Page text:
Coming Full Circle


I have been painting for about a year, and it now rivals collage as my favorite thing to do. When I first started, I had one (and only one) rule for myself: Don’t make brown! This worked pretty well and let me experiment with getting color onto the page. I went a little crazy last spring and ordered sixteen (16!) pounds of paint from my favorite art supplier and from that day forward it was game on.


Late last year, I had been roaming the internet, looking for a painting e-course and stumbled on this Q&A with Flora Bowley. She talks about developing your painter’s voice and her advice was to paint 100 paintings and then come back and take her painting course. In a casual conversation with Tom afterward, I told him what Flora said to which he replied, “You’ve probably painted 100 paintings by now.” Turns out he was right.

 Despite having painted 100 paintings, I still hesitate to take a class. (I did take Kelly Rae Robert’s class and it taught me how to paint like she does – only badly.) I don’t want to learn how to paint like someone else. I don’t want to master a specific technique. And I’m not interested in painting anything even remotely representational. I don’t use brushes (I’m completely intimidated by them) and I have basically used nothing but my fingers and old credit cards. Occasionally I will use a tool to make marks, but that is rare.


I don’t know if Flora is right about the 100-painting-thing. I haven’t noticed a distinctive voice developing, however there is a solid vocabulary emerging. Almost all of my paintings have circles in them. Circles are one of my holy touchstones that I come back to again and again. It is a symbol of wholeness, safety, being held and defining space. All the things I needed this past year to let myself expand as an artist . . . plus I’ve gotten pretty good at not making brown.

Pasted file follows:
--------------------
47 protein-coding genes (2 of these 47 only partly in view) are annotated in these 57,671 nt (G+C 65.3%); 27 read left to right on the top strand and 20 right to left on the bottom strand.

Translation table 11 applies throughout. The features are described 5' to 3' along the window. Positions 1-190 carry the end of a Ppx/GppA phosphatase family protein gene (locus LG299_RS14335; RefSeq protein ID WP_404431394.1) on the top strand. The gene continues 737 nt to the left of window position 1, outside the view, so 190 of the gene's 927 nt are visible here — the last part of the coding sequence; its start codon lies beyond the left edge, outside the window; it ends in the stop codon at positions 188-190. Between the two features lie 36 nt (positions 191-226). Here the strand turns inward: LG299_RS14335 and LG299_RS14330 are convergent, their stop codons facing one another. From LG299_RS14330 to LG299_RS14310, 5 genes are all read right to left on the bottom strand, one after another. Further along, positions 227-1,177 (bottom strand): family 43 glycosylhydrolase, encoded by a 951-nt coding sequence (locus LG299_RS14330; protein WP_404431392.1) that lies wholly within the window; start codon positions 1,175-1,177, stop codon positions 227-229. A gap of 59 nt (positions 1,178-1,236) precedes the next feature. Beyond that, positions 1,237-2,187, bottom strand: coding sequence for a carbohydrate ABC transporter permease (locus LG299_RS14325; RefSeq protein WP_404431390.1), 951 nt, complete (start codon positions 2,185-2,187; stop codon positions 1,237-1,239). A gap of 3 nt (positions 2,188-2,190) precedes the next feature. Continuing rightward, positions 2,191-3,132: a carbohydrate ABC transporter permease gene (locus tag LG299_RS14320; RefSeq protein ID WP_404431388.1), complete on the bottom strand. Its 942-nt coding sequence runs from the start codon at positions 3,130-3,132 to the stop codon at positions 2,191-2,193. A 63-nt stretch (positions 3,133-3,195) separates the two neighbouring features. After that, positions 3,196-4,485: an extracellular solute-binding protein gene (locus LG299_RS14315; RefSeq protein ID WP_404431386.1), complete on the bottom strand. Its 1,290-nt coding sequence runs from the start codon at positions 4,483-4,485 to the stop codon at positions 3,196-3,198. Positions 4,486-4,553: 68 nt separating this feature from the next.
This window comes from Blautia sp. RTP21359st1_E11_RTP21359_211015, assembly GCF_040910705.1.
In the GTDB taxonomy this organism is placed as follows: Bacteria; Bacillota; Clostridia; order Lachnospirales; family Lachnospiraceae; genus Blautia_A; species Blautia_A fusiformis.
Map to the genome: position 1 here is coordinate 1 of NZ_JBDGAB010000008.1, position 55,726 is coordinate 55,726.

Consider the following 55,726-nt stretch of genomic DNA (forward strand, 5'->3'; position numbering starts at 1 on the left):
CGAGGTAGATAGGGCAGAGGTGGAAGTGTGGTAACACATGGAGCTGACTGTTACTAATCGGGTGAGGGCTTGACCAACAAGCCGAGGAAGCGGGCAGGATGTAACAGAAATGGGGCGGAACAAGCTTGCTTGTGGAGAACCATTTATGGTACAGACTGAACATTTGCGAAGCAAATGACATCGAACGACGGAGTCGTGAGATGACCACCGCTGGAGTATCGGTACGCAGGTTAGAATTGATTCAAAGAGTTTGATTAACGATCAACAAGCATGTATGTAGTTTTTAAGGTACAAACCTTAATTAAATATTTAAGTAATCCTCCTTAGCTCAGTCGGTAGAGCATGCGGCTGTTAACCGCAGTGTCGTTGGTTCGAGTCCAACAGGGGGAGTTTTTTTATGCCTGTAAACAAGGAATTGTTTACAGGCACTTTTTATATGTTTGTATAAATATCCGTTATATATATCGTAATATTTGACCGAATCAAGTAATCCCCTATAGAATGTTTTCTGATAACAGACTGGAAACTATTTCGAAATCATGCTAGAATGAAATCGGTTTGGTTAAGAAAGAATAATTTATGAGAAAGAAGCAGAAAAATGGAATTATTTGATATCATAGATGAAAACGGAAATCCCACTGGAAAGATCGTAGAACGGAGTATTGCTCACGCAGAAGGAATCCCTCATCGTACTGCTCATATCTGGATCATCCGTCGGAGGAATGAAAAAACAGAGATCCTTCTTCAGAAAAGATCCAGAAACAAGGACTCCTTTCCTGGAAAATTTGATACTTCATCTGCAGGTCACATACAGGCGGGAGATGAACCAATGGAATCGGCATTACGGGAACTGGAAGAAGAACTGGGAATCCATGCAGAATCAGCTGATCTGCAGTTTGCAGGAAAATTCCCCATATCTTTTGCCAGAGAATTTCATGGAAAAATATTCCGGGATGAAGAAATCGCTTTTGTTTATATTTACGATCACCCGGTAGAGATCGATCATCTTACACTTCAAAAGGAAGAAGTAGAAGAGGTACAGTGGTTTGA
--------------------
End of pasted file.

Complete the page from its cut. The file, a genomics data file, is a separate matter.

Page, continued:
3 thoughts on “Coming Full Circle

  1. Sheila,
    I feel the same way about the online classes. It seems that most teaching is formulaic and we students inevitably create imitations of someone else’s formula.
    I think you gravitate to the circle for the same reason I do. It is a universal symbol containing much meaning. It is great that you keep painting and I love that you use your fingers as a tool…..how much more tactile can you get?
    The 100 painting rule is discussed by many as a starting point. I think you are well into it.I think letting go of expectation is the key for beginners. I think you should just keep painting and experimenting. You will know when you are ready to benefit from the right teacher. For now you are the right teacher.
    My 20¢ worth……….

    • Thanks for these words Jean. I know you speak from experience.

      I still may take Flora’s class (I find her you tube videos mesmerizing). But I think I will come to that class a lot differently than if I took it last year at this time.

      Funny thing is, I have just just did two paintings that don’t have circles in them. It feels like some kind of breakthrough. Always evolving, this art thing.

      Miss you.
      S

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